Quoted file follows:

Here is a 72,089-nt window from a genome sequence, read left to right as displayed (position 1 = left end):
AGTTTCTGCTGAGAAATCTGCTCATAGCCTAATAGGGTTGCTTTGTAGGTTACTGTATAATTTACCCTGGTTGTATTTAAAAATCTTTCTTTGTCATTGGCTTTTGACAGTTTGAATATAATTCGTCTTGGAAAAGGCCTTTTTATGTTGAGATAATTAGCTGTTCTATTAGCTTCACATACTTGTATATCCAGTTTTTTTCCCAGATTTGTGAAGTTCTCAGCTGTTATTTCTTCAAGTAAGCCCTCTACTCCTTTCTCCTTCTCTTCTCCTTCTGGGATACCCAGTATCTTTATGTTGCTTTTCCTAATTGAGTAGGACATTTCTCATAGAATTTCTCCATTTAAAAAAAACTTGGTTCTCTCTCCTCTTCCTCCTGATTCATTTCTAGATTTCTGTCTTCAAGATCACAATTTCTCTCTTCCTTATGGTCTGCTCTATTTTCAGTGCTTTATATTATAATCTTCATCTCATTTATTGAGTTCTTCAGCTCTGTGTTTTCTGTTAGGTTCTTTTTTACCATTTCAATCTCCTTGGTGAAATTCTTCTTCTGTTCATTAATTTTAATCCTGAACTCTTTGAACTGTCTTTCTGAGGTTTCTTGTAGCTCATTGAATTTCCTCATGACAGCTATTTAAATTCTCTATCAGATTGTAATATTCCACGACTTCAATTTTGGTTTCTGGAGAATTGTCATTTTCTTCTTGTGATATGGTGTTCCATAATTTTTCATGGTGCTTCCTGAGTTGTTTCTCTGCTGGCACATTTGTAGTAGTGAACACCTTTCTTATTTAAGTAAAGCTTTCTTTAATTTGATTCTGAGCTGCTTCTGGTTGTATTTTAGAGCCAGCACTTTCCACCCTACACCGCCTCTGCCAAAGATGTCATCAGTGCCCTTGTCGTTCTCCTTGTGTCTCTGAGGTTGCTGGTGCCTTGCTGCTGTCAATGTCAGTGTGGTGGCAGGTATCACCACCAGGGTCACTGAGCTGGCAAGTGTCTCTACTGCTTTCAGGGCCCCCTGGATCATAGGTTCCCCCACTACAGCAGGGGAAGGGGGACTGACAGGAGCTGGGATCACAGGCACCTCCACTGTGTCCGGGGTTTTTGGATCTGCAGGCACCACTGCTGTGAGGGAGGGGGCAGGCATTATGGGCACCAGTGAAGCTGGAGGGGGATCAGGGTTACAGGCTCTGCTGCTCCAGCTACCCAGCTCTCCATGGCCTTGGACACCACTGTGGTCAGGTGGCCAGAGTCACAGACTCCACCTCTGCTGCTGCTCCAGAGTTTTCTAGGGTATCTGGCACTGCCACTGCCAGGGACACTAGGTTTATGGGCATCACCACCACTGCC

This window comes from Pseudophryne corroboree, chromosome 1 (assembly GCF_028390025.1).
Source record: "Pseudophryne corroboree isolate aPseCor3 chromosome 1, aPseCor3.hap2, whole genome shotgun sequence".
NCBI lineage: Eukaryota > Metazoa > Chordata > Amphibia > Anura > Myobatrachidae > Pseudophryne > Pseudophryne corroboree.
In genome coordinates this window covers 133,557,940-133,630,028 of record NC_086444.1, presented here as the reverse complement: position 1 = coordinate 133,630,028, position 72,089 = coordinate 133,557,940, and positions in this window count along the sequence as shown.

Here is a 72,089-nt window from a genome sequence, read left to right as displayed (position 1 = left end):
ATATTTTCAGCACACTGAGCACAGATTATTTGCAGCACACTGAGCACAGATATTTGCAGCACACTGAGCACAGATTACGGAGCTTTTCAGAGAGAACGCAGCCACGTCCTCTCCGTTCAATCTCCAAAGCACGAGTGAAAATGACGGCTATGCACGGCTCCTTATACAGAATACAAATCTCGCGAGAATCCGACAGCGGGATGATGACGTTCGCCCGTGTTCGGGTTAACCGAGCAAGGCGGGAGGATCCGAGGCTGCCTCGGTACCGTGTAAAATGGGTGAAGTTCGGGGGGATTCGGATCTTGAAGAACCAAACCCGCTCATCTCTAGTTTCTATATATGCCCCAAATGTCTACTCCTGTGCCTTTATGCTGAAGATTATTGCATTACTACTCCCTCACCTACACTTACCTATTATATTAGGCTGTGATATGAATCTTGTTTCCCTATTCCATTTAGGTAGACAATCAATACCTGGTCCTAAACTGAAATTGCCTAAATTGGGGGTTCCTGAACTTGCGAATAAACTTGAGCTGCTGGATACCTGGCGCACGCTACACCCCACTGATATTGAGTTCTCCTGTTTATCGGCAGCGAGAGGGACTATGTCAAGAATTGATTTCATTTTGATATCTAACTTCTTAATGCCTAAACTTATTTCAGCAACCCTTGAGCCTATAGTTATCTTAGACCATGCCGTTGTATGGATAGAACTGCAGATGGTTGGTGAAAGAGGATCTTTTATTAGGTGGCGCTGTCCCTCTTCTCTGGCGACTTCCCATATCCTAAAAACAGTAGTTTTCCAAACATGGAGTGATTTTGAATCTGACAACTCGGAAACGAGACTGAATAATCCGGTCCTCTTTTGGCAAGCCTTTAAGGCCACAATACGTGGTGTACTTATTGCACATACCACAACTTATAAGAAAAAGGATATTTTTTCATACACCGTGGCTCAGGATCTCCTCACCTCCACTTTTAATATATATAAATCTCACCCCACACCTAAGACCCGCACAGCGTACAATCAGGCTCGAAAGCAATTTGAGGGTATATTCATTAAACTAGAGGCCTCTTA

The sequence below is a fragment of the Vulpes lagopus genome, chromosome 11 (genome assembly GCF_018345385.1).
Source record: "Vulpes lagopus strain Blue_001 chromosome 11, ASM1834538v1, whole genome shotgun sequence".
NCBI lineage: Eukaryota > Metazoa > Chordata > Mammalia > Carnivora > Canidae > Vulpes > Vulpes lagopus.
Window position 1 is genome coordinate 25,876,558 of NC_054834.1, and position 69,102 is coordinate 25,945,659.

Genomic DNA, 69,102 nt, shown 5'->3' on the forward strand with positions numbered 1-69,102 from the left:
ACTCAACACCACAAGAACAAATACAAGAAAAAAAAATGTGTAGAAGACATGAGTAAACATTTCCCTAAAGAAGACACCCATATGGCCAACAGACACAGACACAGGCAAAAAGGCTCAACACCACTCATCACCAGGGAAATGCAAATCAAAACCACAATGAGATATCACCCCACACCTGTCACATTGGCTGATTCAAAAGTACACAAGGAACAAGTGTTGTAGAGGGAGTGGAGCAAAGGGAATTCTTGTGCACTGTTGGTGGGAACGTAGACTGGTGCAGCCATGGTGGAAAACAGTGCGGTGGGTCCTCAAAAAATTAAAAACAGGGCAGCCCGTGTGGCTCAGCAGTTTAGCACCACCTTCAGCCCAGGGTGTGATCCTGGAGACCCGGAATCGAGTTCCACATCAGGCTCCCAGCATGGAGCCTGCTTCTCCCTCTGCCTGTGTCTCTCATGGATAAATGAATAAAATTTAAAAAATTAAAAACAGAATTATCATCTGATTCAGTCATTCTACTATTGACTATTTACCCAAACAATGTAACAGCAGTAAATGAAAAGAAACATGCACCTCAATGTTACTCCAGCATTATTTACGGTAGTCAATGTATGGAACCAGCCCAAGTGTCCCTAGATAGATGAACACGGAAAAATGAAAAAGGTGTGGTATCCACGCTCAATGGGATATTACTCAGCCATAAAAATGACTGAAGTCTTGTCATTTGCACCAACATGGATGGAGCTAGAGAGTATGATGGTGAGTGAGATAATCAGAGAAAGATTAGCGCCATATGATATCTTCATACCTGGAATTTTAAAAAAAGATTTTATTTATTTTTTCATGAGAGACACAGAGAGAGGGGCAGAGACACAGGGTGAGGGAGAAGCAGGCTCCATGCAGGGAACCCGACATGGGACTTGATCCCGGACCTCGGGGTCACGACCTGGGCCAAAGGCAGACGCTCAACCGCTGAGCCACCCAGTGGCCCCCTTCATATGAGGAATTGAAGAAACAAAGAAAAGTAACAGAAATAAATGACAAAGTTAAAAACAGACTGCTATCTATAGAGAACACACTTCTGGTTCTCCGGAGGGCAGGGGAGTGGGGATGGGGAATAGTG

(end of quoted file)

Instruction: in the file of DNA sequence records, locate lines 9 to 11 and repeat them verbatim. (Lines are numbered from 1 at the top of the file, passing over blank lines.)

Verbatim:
The sequence below is a fragment of the Vulpes lagopus genome, chromosome 11 (genome assembly GCF_018345385.1).
Source record: "Vulpes lagopus strain Blue_001 chromosome 11, ASM1834538v1, whole genome shotgun sequence".
NCBI lineage: Eukaryota > Metazoa > Chordata > Mammalia > Carnivora > Canidae > Vulpes > Vulpes lagopus.